Whitman news since 1896

Whitman Wire

Vol. CLIV, Issue 5
Whitman news since 1896

Whitman Wire

Whitman news since 1896

Whitman Wire

A tale of two currencies: The fall the the U.S. Dollar

Amid deep skepticism over the American economy and only foolish predictions against an inevitable recession, the United States dollar reached an all-time low against the euro two weeks ago by closing at $1.56 per euro.

Many economists and consumers alike believe that this all-time low closing of the dollar versus the euro is either the tipping point that sends us on an economic downward spiral from our world position as both an economic and political superpower or more salt on the open wound that is the U.S. economy.

They believe that the forthcoming recession will be caused by the amalgam of problems that have recently: or are about to: burst, headlined by the credit crunch, negative trend in the service sector, housing bubble, sub-prime mortgage crisis and declining value of the dollar.

The last of these, however, may in fact be not what puts us in a recession, but what pulls us out of one.

Though the value of the dollar may be falling, U.S. exports are sailing. Since February of 2007, U.S. exports have risen nearly 7 percent according to the U.S. Import and Export Price Index, continuing a steep trend they began in late 2005. Over the last two years, U.S. exports have risen roughly 25 percent. And so far in 2008, exports have risen an average of over 1 percent each month. Exports have been “the one bright spot in economic performance” according to Martin Feldstein, Harvard professor of economics and CEO of the National Bureau of Economic Research.

As the European market struggles to plateau the skyrocketing price of the euro, their products become increasingly uncompetitive in the world market. Thus, Washington apple growers, Midwest grain farmers and Florida citrus growers are all reaping the benefits of having competitive products on a global scale. Finally, their products can be eaten up by European, Asian and Latin American markets: most of whom, I suspect, will not get enough of our products even well after the dollar’s woes are long gone.

But even if some economic stomachs become satiated amidst our recession, the revenue we gain owing to these exports: not a renewed confidence in credit or a patched-up housing market: will be the jumpstart the economy needs to regain its footing. This is because our exports, like any good investor, are now more diversified than they have ever been and our trade deficit is declining.

The more stockpiled capital upon which you have to push off from, the better you are in climbing out of a recession.

Whereas only years ago our principal exports were to Europe and only sparingly to Asia and South America, now they have steeply increased to Asia, South America and even Africa: immense relatively untapped buying powers: as a result of the decline of the dollar (hence, competitive products).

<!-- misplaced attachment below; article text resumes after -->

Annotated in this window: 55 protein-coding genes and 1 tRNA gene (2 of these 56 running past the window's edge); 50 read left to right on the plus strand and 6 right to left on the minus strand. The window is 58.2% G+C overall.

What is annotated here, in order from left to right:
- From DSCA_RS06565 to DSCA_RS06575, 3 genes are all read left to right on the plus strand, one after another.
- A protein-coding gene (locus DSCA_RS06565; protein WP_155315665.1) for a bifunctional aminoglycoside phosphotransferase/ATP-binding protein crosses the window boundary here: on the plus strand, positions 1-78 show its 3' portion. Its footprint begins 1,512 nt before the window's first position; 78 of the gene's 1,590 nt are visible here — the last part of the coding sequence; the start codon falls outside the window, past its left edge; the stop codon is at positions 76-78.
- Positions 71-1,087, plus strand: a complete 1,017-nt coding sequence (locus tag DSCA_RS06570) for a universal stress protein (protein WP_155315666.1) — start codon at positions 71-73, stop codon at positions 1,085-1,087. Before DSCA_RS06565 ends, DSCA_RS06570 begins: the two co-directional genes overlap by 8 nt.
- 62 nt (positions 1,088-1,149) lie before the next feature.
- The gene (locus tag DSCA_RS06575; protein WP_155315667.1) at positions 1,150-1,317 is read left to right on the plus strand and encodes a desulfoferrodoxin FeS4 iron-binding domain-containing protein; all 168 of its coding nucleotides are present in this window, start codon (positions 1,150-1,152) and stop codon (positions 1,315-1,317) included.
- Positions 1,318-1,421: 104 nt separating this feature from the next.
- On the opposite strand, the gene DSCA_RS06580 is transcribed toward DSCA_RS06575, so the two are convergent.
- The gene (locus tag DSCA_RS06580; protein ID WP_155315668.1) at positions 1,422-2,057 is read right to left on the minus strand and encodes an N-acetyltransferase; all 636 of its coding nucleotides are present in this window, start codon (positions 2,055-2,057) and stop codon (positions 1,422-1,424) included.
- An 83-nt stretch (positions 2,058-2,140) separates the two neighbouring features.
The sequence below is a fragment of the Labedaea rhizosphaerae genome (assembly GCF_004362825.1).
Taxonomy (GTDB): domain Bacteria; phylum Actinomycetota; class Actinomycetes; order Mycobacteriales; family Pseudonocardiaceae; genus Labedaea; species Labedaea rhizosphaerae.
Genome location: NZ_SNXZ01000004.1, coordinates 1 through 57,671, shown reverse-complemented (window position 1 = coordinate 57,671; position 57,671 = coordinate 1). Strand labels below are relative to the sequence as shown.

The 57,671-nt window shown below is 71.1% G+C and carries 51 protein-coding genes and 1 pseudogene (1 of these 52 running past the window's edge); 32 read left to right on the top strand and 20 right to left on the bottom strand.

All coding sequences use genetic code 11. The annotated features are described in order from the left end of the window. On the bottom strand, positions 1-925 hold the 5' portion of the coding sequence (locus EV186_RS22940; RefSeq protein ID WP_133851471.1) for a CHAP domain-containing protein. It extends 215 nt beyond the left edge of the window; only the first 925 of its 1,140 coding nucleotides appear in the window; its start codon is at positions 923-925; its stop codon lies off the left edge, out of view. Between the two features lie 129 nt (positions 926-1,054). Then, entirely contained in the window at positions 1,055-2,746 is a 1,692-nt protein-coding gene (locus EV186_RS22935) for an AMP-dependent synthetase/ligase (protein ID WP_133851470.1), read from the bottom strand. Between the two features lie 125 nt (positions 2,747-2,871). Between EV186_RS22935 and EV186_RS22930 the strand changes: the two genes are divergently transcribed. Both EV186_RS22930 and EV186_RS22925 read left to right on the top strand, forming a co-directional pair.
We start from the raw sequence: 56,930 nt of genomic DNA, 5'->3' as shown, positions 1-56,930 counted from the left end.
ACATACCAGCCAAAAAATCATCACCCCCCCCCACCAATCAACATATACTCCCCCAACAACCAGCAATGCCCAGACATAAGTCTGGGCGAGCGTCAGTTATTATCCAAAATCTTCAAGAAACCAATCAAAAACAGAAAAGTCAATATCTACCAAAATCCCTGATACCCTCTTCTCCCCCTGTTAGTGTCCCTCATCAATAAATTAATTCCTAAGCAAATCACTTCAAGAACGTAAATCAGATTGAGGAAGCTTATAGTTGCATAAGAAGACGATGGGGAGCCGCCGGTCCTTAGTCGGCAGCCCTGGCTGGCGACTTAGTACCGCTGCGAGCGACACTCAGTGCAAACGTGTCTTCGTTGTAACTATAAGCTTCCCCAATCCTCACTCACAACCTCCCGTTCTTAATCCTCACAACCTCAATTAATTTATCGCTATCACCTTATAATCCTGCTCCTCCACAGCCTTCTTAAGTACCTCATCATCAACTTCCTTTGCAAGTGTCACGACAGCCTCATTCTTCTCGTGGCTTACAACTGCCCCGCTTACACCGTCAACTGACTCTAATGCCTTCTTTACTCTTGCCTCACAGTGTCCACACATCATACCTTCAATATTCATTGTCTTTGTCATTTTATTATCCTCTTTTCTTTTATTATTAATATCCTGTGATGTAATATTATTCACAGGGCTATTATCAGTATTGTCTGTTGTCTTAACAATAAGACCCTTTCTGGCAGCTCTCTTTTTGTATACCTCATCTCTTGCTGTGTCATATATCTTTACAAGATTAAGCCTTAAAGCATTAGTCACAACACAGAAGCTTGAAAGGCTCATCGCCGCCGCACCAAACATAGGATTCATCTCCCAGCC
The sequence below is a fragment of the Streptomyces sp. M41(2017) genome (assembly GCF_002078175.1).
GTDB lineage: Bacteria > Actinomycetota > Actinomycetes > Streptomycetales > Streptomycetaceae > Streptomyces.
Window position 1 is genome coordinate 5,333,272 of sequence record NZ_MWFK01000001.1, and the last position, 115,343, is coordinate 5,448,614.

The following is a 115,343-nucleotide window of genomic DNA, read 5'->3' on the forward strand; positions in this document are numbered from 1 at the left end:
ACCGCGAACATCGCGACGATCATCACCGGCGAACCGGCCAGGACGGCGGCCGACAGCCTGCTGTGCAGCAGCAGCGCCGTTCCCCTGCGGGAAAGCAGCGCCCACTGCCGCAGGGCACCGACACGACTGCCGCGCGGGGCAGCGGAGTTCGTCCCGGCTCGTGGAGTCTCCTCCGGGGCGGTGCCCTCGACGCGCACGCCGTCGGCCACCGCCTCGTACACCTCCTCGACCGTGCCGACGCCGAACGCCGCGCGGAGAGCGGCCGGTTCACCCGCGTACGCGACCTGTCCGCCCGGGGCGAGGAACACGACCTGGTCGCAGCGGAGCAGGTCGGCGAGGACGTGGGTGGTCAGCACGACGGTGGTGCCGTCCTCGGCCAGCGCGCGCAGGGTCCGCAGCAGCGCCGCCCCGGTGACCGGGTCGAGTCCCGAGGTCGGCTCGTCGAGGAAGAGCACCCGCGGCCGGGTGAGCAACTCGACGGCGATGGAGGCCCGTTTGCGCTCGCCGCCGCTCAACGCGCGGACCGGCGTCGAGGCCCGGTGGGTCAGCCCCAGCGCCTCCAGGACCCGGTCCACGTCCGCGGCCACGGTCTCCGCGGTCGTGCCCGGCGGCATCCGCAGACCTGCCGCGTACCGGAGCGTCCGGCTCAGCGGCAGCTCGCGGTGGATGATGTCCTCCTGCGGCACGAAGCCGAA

The U.S. trade deficit has begun to shrink for the first time since 1995, and if it weren’t for skyrocketing oil prices: which reached over $110 a barrel over spring break: the trade deficit might have saved us by a hair from falling into a recession. But, of course, we forget that America is still, sadly, addicted to foreign oil and not renewable energy. And with the current administration there’s no way around OPEC’s chokehold on our economy.

But, for the time being, I’ll try to finish this one because that’s a whole other matter to contend.

Needless to say, while we’re struggling on this side of the Pacific, our friends on the other side are not: even though their currency is pricey. Unlike the Federal Reserve, who cut interest rates from 5 1/4 to 3 percent in one fell swoop, the European Central Bank has frozen interest rates at a moderate 4 percent: keeping consumer confidence throughout Europe steadily high. All of these moves, both by the Fed and ECB, with one goal in mind: keeping inflation rates in check.

So far, Europe has been doing a better job, leveling its inflation rate at around 2 percent while we’re struggling to keep ours below 3 and, soon to be, 4 percent.

Stagflation: not quite, but a near miss.

A perhaps equally significant mess though is that as the Fed keeps dropping interest rates, it encourages domestic investment to veer abroad. However, as a consequence of the lack of domestic investment, the value of the dollar plummets. And as a consequence of the plummeting value of the dollar, more foreign investments will aim toward the U.S.

So, our economy will become all but a catch-22 of investment. I guess we’ll just have to wait and do what the economically savvy do best: trust.

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